JSON Schema validation for JSON-LD files using vocabulary.

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JSON Schema validation for JSON-LD files using vocabulary.


$ npm install schemaorg-jsd

Validate Against JSON Schema

This module exports an asynchronous validation function. It returns a Promise object, so you may use await or you may use standard Promise prototype methods. Read the TypeDoc comments in ./src/index.ts for further details.
const { sdoValidate } = require('schemaorg-jsd')

async function run() {
	// example 1: use any javascript object
	const school = {
		'@context': '',
		'@type': 'Place',
		name: `Blacksburg, ${usState('Virginia').code}`,
	school['@id'] = ''
	try {
		const is_valid_place = sdoValidate(school, 'Place') // validate against the `Place` schema
		console.log(await is_valid_place) // return `true` if the document passes validation
	} catch (err) { // throw a `TypeError` if the document fails validation
		console.error(err.filename) // file where the invalidation occurred
		console.error(err.details) // more json-schema specifics; see <>

	// example 2: require a package
	const me = require('./me.json')
	console.log(await sdoValidate(me, 'Person')) // return `true` if the document passes validation

	// example 3: use a string (relative path) of the filename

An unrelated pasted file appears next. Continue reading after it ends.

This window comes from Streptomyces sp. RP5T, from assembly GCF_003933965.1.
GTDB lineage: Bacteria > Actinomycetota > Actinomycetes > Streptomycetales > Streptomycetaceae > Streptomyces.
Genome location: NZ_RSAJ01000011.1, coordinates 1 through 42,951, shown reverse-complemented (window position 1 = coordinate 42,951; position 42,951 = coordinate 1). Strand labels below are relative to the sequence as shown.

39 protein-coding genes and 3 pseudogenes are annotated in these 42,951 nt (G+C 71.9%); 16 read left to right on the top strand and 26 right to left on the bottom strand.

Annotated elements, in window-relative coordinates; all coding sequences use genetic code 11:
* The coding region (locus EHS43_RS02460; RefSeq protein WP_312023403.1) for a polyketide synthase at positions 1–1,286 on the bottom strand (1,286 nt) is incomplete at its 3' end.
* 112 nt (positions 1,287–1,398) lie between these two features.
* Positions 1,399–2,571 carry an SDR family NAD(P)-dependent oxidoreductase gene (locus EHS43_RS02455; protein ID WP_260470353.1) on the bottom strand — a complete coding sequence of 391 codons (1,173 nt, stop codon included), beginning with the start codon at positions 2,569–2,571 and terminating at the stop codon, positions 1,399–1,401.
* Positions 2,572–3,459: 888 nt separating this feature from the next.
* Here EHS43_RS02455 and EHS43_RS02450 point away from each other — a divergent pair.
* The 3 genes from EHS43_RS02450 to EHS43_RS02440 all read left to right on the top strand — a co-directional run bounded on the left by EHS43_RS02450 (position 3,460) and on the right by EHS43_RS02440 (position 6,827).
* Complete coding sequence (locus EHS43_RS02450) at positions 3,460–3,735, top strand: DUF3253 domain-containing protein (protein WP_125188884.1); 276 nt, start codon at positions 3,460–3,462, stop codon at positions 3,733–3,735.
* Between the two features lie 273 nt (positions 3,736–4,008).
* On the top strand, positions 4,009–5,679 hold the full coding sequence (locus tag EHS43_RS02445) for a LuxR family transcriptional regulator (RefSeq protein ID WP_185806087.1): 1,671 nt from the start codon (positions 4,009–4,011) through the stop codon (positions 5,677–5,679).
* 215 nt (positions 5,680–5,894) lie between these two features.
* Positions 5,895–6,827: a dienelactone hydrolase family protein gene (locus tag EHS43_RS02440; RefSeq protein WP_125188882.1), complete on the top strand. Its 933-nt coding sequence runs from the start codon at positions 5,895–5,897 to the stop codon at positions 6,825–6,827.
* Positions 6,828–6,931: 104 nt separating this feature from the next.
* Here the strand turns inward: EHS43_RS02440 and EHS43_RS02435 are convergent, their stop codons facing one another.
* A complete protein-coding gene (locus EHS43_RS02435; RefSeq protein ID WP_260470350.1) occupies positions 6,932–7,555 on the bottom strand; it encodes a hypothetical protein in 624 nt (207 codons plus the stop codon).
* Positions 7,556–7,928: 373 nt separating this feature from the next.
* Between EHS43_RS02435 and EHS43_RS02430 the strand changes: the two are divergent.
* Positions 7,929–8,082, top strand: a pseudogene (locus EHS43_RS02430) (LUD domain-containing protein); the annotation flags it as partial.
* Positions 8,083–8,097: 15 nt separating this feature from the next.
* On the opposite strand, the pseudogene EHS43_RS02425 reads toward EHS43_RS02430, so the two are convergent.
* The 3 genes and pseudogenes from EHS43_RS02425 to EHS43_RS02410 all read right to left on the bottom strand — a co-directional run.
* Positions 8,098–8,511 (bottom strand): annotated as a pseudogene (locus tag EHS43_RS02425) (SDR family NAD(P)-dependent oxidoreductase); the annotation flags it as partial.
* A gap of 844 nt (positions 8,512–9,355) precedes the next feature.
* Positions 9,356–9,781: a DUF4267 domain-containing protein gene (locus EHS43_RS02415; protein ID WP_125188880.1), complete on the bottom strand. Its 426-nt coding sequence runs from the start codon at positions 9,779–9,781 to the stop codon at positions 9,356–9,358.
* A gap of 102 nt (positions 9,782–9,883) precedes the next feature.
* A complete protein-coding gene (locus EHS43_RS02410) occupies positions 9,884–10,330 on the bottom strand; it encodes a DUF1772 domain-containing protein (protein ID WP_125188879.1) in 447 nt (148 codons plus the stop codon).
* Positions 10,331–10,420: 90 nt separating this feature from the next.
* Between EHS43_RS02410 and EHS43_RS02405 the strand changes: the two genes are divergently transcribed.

const org = './my-org.jsonld'
	console.log(await sdoValidate(org, 'Organization')) // return `true` if the document passes validation

	// example 4: infer the schema from the `'@type'` property
	await sdoValidate(school) // validates against the `Place` schema, since `school['@type'] === 'Place'`

	// example 5: multiple types
	const business = {
		'@context': '',
		'@type': ['Place', 'LocalBusiness'],
	await sdoValidate(business) // validates against all schemata in the array

	// example 6: default type is `Thing` (
	await sdoValidate({
		'@context': '',
		'@type': 'foobar' // validates against the `Thing` schema, since value 'foobar' cannot be found
	await sdoValidate({
		'@context': '',
		// validates against the `Thing` schema, since property '@type' is missing

	// example 7: pass options object to Ajv constructor
	// (see
	await sdoValiate(data, type, {
		strict: true,

Validate Against Your Own JSON Schema

You can use ajv to validate any document against any JSON schema. Normally you would do this by adding the schema to the ajv instance, and then checking the document. However, if you write a schema that references one of this project’s schema (via $ref), you must add them both to the ajv instance.
Due to the interconnectedness of all schemata, it’s faster to add them all at once. This project’s exported SCHEMATA object is an array of JSON schema, pre-packaged and ready to add.
const Ajv = require('ajv')
const sdo_jsd = require('schemaorg-jsd')

const my_schema = {
	"$schema": "",
	"$id": "",
	"title": "Array<Thing>",
	"description": "An array of Things.",
	"type": "array",
	"items": { "$ref": "" }
const my_data = [
	{ "@context": "", "@type": "Thing", "name": "Thing 1" },
	{ "@context": "", "@type": "Thing", "name": "Thing 2" }

async function run() {
	const ajv = new Ajv()
		.addMetaSchema(await sdo_jsd.META_SCHEMATA)
		.addSchema(await sdo_jsd.JSONLD_SCHEMA)
		.addSchema(await sdo_jsd.SCHEMATA)
	ajv.validate(my_schema, my_data)